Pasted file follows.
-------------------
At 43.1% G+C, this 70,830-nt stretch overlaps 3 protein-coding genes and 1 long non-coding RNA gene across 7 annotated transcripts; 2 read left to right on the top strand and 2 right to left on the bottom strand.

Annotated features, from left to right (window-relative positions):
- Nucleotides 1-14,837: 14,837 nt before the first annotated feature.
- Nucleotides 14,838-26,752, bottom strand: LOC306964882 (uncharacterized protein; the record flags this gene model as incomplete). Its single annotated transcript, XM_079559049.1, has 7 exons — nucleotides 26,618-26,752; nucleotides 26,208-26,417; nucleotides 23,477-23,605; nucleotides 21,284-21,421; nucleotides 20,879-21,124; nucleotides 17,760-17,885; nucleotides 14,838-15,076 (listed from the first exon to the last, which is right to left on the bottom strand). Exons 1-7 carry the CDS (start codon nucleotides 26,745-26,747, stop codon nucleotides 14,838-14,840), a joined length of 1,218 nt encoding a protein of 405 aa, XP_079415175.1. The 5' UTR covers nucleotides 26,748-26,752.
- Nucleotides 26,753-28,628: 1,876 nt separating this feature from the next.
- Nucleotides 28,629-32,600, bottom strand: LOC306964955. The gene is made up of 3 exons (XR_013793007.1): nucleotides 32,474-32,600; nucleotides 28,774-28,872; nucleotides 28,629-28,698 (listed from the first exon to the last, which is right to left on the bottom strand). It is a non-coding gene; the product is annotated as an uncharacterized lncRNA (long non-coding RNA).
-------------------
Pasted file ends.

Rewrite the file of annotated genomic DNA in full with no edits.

At 43.1% G+C, this 70,830-nt stretch overlaps 3 protein-coding genes and 1 long non-coding RNA gene across 7 annotated transcripts; 2 read left to right on the top strand and 2 right to left on the bottom strand.

Annotated features, from left to right (window-relative positions):
- Nucleotides 1-14,837: 14,837 nt before the first annotated feature.
- Nucleotides 14,838-26,752, bottom strand: LOC306964882 (uncharacterized protein; the record flags this gene model as incomplete). Its single annotated transcript, XM_079559049.1, has 7 exons — nucleotides 26,618-26,752; nucleotides 26,208-26,417; nucleotides 23,477-23,605; nucleotides 21,284-21,421; nucleotides 20,879-21,124; nucleotides 17,760-17,885; nucleotides 14,838-15,076 (listed from the first exon to the last, which is right to left on the bottom strand). Exons 1-7 carry the CDS (start codon nucleotides 26,745-26,747, stop codon nucleotides 14,838-14,840), a joined length of 1,218 nt encoding a protein of 405 aa, XP_079415175.1. The 5' UTR covers nucleotides 26,748-26,752.
- Nucleotides 26,753-28,628: 1,876 nt separating this feature from the next.
- Nucleotides 28,629-32,600, bottom strand: LOC306964955. The gene is made up of 3 exons (XR_013793007.1): nucleotides 32,474-32,600; nucleotides 28,774-28,872; nucleotides 28,629-28,698 (listed from the first exon to the last, which is right to left on the bottom strand). It is a non-coding gene; the product is annotated as an uncharacterized lncRNA (long non-coding RNA).